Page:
Spider-Man and Doctor Strange Co-Creator Stephen Ditko Dead at 90

Ditko was instrumental to Spider-Man's classic design
Interactive Spider-Man 2 attraction is unveiled at Madame Tussauds on July 15, 2004 in London. Photo by Gareth Cattermole/Getty Images)

Stephen Ditko, comic book artist and co-creator of Marvel superheroes Spider-Man and Doctor Strange, is dead at 90.

Ditko was found dead by the New York Police Department in his Manhattan apartment on June 29, CNN reported on Friday. According to The Hollywood Reporter, it is believed that he passed away two days earlier. As of Friday, no cause of death has been announced.

Ditko, who was born in 1927, co-created Marvel Comic superheroes Spider-Man and Doctor Strange with Stan Lee, the then editor-in-chief and future CEO of Marvel Comics. Lee gave Ditko the assignment of creating a teenage superhero with spider powers in 1962, after Jack Kirby's interpretation wasn't up to his expectations.

The iconic Spider-Man look--red and blue costume, web shooters--were all Ditko's creation. Spider-Man's first appearance in Amazing Fantasy No. 15 was an unexpected success and launched the beginning of the spin off comic series, The Amazing Spider-Man. Ditko also helped to create classic Spider-Man characters such as Doctor Octopus and Green Goblin. In 1963, Ditko created Doctor Strange.

Ditko was responsible for Spider-Man's classic costume design
Interactive Spider-Man 2 attraction is unveiled at Madame Tussauds on July 15, 2004 in London. Ditko was instrumental in the character's design, including the blue and red costume and web shooters. Photo by Gareth Cattermole/Getty Images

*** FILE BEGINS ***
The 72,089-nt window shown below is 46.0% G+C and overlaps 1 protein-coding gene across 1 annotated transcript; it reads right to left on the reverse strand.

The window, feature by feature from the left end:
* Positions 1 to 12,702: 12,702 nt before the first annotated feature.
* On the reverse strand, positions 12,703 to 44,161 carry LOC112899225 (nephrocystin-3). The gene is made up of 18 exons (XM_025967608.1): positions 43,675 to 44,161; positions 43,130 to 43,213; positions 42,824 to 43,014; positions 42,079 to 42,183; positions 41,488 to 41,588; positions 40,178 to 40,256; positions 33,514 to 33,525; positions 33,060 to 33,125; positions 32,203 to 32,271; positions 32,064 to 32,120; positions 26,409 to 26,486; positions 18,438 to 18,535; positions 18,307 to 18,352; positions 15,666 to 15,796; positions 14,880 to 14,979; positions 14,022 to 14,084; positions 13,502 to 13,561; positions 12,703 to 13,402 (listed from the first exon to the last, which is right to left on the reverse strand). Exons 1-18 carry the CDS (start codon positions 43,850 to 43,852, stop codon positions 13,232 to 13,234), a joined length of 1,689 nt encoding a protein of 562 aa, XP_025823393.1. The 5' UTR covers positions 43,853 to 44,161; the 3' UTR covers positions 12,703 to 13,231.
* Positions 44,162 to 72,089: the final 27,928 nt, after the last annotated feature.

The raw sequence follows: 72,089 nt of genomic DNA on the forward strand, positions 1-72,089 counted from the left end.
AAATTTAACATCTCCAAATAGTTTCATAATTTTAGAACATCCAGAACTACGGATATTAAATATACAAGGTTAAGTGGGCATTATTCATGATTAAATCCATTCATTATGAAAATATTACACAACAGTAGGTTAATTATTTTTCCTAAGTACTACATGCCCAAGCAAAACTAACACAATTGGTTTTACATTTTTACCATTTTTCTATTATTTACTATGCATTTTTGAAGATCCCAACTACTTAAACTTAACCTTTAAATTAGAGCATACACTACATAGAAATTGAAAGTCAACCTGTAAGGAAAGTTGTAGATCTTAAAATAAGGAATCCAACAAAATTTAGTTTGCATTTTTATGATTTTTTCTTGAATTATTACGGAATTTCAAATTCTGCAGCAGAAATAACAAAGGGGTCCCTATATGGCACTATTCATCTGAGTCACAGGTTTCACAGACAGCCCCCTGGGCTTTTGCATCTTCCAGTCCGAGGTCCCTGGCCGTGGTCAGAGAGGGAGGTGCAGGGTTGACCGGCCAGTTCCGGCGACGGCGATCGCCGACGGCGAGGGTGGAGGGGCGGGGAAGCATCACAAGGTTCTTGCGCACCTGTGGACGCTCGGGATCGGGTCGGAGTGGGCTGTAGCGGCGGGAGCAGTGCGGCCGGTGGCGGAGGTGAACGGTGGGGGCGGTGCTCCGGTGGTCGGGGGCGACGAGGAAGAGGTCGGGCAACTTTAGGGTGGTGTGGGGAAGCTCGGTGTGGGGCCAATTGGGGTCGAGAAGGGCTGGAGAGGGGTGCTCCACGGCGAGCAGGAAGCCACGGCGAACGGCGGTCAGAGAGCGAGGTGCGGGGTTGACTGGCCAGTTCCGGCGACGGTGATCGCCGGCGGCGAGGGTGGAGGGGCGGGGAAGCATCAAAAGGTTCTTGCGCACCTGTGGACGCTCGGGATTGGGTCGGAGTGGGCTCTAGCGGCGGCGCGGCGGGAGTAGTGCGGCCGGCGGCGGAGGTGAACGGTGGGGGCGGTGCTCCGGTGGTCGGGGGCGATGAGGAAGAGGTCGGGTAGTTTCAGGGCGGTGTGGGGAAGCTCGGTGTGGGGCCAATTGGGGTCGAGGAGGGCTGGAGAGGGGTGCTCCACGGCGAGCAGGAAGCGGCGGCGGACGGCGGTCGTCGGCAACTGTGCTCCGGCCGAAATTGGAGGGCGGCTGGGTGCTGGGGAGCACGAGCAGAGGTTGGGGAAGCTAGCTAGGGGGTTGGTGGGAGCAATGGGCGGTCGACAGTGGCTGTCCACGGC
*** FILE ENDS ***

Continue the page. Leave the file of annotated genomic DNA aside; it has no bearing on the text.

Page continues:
Lee, 95, has cameoed in every Marvel movie since Iron Man in 2008, but Ditko preferred to work behind the scenes, away from the public eye, and declined almost every request for an interview during the course of his career.

Ditko left Marvel in 1966 after disagreements with Lee that remain unclear to the public, but returned to Marvel in the 90s as a freelancer, where he created Squirrel Girl, Captain Atom, Question, and Mr. A, who is among the characters influenced by Ditko's appreciation for Ayn Rand's philosophy, according to Variety.

Ditko freelanced for independent publishing companies such as Charlton Comics before moving to Marvel competitor, DC Comics, in 1968.

Doctor Strange director, Scott Derrickson, referred to Ditko as the "J.D. Salinger" of comics in an interview with The Hollywood Reporter in October of 2016. "He is private and has intentionally stayed out of the spotlight like J.D. Salinger," Derrickson said. "I hope he goes to see the movie, wherever he is, because I think we paid homage to his work."

In a statement released by Marvel Entertainment, President Dan Buckley said, "Today, the Marvel family mourns the loss of Steve Ditko. Steve transformed the industry and the Marvel Universe, and his legacy will never be forgotten."

Jim Lee, a publisher at DC Entertainment said in a series of tweets on Friday, "Polite and unassuming--he never sought attention or the limelight but in many ways represented the hidden hero he saw in all of us."